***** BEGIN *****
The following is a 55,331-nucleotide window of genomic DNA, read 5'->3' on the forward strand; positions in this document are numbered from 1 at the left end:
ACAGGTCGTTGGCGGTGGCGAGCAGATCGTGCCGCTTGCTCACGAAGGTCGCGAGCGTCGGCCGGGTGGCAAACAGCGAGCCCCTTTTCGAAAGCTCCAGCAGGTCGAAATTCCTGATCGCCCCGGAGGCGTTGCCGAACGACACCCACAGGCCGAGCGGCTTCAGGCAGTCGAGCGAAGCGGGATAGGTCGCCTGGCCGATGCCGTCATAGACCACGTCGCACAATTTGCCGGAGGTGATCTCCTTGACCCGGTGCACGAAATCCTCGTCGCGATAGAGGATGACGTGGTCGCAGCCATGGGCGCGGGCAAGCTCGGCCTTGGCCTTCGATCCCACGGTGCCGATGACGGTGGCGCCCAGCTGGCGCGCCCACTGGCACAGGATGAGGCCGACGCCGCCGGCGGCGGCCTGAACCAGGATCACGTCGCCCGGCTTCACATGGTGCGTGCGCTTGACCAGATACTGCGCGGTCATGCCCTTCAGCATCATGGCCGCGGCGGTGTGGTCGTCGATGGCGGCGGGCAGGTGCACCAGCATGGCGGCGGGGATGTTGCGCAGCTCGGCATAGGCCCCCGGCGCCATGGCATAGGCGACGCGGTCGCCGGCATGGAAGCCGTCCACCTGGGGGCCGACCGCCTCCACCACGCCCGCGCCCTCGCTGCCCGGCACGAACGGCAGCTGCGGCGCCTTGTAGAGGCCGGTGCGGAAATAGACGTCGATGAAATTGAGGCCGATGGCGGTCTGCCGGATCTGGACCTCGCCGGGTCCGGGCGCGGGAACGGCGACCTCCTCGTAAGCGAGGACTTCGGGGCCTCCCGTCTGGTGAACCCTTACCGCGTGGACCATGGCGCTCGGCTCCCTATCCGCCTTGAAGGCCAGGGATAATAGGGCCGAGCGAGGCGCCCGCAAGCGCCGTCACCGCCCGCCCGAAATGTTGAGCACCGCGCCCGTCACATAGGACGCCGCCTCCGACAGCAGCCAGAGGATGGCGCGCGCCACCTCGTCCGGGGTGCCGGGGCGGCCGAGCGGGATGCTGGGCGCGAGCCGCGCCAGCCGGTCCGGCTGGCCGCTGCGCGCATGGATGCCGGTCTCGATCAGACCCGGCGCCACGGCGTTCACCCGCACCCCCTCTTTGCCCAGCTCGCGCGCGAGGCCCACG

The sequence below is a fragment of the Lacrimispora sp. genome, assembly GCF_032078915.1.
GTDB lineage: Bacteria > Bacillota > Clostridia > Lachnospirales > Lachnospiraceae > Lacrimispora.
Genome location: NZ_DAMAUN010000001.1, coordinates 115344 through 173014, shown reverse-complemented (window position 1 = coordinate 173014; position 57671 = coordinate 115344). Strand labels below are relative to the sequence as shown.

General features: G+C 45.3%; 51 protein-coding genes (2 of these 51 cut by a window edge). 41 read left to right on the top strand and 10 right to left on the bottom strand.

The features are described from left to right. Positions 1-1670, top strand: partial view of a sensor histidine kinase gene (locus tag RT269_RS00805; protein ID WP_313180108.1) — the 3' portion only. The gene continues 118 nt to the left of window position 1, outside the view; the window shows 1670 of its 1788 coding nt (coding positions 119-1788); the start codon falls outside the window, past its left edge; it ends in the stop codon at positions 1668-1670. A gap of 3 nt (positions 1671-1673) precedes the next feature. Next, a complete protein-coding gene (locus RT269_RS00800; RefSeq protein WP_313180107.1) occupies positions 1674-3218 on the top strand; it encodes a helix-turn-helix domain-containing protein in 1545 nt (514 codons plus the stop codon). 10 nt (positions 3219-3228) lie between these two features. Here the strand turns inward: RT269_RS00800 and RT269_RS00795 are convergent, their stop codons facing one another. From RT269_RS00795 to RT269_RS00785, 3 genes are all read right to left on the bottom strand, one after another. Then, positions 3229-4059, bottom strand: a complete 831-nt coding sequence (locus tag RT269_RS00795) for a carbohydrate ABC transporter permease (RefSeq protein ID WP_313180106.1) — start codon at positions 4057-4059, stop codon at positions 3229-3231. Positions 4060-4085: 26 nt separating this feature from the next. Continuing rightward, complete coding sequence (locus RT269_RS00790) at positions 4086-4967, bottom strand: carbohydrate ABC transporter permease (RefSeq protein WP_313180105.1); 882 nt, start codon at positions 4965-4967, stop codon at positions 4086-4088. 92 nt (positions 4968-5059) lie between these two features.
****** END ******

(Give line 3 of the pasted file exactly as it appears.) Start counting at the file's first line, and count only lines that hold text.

The sequence below is a fragment of the Lacrimispora sp. genome, assembly GCF_032078915.1.